Ocean common carriers are regulated by the Shipping Act of 1916, 46 U.S.C. app. §§ 801-842, administered by MarAd, and the Shipping Act of 1984, 46 U.S.C. app. §§ 1701-1720, administered by the FMC. Cooperative working agreements among ocean common carriers must be filed with the FMC, which must reject agreements not meeting certain formal and substantive requirements. See 46 U.S.C. app. §§ 1704, 1705(b). If not rejected, an agreement becomes effective shortly after its filing. See id. § 1705(c). If the FMC at any time determines that an agreement is "likely, by a reduction in competition, to produce an unreasonable reduction in transportation service or an unreasonable increase in transportation cost," it may seek an injunction against its operation. Id. § 1705(g). The 1984 Act exempts these agreements from the antitrust laws, but prohibits certain anti-competitive conduct. See id. §§ 1706, 1709.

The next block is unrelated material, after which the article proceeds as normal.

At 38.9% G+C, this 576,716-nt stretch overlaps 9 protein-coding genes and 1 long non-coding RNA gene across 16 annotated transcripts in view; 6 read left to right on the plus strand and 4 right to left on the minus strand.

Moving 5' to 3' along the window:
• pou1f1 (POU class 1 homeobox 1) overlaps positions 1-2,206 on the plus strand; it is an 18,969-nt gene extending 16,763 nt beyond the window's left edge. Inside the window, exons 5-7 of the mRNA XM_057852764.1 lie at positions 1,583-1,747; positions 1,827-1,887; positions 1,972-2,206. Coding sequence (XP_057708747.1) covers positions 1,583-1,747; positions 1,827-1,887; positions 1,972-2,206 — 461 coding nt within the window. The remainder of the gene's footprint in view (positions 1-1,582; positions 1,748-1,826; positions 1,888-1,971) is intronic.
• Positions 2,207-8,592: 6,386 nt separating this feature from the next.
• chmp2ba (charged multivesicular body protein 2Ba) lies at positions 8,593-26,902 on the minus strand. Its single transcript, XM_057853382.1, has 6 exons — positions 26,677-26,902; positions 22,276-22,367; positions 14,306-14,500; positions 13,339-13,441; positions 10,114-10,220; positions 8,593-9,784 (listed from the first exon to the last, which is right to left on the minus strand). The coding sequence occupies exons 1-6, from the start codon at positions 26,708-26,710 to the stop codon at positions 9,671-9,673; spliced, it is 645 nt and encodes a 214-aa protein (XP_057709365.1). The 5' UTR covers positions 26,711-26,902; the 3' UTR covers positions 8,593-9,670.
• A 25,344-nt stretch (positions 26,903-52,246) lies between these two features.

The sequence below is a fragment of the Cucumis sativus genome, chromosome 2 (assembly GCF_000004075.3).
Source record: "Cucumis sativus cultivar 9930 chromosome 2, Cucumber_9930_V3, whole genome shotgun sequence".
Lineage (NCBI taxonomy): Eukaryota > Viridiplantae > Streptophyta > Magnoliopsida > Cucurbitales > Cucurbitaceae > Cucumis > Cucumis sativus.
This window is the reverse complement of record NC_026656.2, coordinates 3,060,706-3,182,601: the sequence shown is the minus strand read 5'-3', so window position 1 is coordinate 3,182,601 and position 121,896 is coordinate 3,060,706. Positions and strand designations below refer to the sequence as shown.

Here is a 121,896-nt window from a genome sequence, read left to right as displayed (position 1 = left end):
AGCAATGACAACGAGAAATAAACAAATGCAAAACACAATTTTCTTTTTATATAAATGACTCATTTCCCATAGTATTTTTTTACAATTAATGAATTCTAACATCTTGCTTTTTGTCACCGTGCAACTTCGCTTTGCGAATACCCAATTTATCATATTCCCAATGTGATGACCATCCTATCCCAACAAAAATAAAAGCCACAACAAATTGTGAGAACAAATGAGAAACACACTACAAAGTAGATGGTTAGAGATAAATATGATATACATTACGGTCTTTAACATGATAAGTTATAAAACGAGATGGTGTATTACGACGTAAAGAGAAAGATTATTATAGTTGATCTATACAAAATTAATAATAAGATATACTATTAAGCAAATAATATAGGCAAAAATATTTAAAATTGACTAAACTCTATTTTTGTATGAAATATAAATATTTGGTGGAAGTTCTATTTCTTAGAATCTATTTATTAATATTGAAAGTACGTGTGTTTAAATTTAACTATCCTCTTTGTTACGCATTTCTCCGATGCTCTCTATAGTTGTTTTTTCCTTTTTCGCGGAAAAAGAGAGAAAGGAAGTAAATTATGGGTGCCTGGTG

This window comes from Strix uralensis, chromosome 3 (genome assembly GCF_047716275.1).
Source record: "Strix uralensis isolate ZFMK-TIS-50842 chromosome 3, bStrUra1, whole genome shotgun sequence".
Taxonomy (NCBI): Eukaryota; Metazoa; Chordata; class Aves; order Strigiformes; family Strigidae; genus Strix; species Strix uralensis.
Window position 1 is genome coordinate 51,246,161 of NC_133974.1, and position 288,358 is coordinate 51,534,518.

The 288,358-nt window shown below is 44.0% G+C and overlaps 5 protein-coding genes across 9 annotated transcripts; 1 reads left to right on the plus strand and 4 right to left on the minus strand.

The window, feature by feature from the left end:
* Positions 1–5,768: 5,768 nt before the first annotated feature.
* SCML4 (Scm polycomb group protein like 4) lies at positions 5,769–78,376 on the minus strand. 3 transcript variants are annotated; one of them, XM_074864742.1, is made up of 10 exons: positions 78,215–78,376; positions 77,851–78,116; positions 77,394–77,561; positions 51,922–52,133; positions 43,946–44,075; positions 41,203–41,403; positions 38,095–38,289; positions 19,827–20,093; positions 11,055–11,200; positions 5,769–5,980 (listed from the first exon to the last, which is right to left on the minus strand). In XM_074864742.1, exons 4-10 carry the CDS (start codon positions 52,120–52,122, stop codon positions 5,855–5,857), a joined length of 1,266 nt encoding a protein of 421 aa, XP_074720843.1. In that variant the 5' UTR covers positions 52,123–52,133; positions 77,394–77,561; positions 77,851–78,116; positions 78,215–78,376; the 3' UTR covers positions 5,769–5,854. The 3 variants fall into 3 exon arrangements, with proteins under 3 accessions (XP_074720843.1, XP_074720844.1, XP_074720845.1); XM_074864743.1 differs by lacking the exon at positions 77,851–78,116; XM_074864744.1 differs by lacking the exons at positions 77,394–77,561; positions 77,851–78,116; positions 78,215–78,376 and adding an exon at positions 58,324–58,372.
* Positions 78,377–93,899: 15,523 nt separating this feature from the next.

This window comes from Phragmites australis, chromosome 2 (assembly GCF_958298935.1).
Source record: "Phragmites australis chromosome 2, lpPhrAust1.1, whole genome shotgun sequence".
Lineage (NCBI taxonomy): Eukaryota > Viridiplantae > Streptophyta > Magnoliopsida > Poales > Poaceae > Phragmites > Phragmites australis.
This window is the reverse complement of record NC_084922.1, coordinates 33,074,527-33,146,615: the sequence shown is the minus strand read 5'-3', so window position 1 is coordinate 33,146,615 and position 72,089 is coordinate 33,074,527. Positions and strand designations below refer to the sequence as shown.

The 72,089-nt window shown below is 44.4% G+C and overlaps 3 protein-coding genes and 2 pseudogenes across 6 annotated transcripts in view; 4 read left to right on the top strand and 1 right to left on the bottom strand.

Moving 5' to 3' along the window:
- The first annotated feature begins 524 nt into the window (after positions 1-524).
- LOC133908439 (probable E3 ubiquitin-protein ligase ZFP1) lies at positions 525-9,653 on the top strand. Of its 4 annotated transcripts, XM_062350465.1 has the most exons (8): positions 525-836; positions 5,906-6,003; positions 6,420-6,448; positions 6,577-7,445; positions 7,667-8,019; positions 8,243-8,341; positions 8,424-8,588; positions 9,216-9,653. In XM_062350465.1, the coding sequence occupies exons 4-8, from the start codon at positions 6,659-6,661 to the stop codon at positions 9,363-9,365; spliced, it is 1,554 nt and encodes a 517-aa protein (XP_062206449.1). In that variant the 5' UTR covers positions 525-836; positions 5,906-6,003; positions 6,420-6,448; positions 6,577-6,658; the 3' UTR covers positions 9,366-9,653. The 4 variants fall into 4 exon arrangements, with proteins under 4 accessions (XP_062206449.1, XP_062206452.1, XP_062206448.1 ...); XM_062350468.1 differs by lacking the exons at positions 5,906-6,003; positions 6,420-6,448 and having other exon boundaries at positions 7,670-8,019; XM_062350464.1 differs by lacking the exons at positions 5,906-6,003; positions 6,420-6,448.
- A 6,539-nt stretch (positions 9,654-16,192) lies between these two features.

If a cooperative working agreement provides for the charter of U.S.-flag ships to foreign carriers, it must also be filed with MarAd for its approval of the charter arrangements. See 46 U.S.C. app. § 808(c). Under § 41 of the 1916 Act MarAd is to approve charter agreements "either absolutely or upon such conditions as the Secretary of Transportation prescribes." 46 U.S.C. app. § 839.

Sea-Land accordingly submitted its agreement to both agencies in early 1988. The Military Sealift Command ("Sealift Command"), the branch of the Navy Department responsible for procuring transportation of military cargo, opposed Article 5(i) of the Agreement before both agencies on the grounds that it would "unreasonably restrict competition" and raise the costs of such transportation. Despite the Sealift Command's objections, MarAd issued charter orders approving the agreements. Indeed, the orders, in their Condition 4, required the parties to adhere to cargo-preference limitations identical to those of Article 5(i).

The Sealift Command's attempt to persuade the FMC to pursue an injunction proved equally unavailing. The FMC noted that Article 5(i) "raised issues under the 1984